LAS VEGAS – Pennsylvania poker pro Joe McKeehen won the World Series of Poker Tuesday night, taking home $7.68 million.
McKeehen won with an ace-10 and got lucky when the community cards revealed a second ten, ensuring his victory in a face-off with Joshua Beckley of New Jersey who went all in with a pair of fours.
McKeehen held an overwhelming lead in poker chips coming into the finale and the entire three-day event.
A short while earlier, 61-year-old Neil Blumenfield dropped from the contest, going home with $3.4 million in third place.
That left just McKeehen facing Beckley.
The two played on — sitting between stacks of cash and a prized, pricey, World Series of Poker bracelet encrusted with diamonds and rubies — until McKeehen claimed the final victory.
McKeehen, the 24-year-old poker ace from Pennsylvania with a math degree, held an unwavering chip lead and 67 per cent of all the chips on the table going into Tuesday’s showdown, or some 128 million worth. He was responsible for dashing the dreams of four of the “November Nine” members on Monday and Tuesday before ousting Blumenfield.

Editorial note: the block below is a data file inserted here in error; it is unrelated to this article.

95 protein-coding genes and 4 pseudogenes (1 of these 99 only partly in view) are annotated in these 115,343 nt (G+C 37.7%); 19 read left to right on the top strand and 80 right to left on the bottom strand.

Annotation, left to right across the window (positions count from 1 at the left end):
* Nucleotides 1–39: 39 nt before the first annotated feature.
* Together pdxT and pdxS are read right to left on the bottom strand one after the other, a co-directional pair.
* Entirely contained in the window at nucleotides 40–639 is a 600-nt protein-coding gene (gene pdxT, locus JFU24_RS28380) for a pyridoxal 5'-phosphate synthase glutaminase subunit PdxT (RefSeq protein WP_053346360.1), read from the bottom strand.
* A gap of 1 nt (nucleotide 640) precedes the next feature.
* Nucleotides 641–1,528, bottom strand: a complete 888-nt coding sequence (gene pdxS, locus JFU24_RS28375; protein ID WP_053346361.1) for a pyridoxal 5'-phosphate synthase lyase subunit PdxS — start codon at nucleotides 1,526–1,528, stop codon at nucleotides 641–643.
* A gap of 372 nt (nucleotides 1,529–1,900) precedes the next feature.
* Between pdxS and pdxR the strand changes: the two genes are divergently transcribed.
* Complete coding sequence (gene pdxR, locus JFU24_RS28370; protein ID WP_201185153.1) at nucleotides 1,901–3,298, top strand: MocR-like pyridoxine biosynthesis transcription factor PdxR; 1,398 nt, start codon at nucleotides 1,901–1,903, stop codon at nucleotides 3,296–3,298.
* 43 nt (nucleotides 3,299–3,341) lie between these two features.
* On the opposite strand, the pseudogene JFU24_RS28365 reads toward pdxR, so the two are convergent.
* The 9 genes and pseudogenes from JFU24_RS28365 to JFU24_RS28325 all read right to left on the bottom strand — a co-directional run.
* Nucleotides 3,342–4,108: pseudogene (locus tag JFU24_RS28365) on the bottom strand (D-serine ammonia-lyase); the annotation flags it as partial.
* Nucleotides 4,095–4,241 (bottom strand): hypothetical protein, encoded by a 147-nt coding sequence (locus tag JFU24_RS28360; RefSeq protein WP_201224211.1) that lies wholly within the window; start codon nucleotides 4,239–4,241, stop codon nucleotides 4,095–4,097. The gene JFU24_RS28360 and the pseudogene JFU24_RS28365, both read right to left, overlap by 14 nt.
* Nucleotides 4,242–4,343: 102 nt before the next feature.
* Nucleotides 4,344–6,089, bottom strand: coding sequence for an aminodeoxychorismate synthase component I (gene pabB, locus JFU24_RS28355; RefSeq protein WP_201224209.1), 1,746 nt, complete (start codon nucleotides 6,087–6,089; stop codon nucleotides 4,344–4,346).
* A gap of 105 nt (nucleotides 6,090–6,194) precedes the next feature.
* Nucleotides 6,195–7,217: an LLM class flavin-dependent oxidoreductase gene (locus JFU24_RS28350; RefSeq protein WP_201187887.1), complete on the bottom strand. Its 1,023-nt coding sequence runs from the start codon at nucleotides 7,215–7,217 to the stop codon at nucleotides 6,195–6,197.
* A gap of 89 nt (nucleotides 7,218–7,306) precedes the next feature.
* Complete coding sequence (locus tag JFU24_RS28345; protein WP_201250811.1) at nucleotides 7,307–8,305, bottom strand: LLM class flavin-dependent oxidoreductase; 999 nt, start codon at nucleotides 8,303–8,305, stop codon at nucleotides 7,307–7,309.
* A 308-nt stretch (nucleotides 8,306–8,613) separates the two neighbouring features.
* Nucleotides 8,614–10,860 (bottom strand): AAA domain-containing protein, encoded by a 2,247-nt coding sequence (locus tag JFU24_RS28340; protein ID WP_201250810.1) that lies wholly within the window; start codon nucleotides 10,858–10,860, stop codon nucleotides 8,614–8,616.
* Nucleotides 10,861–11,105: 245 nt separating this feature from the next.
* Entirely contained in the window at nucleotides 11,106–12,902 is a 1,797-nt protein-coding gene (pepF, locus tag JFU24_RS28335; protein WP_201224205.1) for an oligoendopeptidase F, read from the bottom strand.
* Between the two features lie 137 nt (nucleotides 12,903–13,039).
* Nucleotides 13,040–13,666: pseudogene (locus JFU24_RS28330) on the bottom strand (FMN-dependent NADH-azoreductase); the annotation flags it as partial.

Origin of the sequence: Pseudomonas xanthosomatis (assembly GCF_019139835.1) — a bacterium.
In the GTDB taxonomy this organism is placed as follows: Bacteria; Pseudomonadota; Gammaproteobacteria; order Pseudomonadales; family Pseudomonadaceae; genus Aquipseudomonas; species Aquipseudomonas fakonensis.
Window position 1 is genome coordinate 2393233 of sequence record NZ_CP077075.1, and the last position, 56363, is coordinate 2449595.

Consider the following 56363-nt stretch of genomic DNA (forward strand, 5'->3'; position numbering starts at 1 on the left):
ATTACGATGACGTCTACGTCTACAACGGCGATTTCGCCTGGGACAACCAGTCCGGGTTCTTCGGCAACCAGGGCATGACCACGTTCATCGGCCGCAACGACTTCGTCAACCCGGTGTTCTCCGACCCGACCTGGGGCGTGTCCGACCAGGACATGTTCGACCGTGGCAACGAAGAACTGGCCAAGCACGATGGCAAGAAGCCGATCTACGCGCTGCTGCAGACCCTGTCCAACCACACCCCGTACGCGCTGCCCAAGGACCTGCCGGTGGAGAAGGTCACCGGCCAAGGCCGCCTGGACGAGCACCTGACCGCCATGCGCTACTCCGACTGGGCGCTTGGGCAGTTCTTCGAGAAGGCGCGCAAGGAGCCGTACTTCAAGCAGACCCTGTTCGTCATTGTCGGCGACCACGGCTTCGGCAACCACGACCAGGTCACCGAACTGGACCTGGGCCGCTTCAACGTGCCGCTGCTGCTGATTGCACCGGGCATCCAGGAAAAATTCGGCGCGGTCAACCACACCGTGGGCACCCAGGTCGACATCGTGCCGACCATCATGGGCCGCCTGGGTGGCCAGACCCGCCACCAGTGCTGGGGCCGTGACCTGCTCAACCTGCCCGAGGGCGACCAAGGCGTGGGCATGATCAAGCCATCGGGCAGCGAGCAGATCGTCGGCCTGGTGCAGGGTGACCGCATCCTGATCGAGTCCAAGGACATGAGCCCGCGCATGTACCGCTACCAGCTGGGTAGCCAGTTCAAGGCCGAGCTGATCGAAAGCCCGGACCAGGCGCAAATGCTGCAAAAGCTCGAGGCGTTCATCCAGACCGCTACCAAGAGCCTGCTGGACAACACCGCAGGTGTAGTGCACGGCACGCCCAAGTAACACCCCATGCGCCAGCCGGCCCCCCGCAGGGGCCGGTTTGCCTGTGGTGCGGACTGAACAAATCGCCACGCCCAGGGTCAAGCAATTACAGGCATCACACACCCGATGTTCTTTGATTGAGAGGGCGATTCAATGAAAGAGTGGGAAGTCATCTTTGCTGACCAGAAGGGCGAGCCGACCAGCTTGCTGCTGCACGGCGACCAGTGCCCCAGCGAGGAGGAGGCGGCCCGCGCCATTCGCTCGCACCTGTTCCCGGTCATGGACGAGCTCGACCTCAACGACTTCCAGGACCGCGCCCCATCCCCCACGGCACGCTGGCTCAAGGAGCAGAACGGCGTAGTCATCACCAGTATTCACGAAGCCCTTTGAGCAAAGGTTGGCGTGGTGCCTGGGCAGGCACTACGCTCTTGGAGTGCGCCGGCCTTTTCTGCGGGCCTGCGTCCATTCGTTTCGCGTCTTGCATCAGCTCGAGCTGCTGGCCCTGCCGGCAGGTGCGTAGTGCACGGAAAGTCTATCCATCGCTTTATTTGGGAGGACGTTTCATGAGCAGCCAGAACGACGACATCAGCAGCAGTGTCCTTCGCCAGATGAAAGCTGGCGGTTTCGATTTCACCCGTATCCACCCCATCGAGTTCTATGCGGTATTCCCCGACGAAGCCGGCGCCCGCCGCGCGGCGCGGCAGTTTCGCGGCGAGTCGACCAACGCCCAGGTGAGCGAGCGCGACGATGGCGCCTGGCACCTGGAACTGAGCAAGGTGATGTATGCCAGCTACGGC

Blumenfield came into Tuesday’s matchup in second, holding 21 per cent of the remaining chips after nearly taking a pass on playing in the Main Event after he was laid off from his executive position at Intuit days before competing this summer.
As for his decision to ultimately spend the $10,000 to enter, “it’s one of the top ten for sure,” he said before the Main Event restarted on Monday.
Beckley started in third with 12 per cent of the table’s chips having clawed up from seventh place at the start with a few hands on day two that shook up the table’s dynamic.
World Series of Poker tournament events began in May and continued for 51 days with 68 events, culminating with the annual Main Event. It’s a grueling multi-day poker marathon that whittled down the competition from 6,420 entries at $10,000 each to nine players, all already guaranteed at least $1 million each.
No limit Texas Hold ’em involves each player getting two cards unseen by the rest of the table and five community cards, the first three on the “flop,” the fourth on the “turn,” the fifth on the “river,” with betting between each.
©2015The Associated Press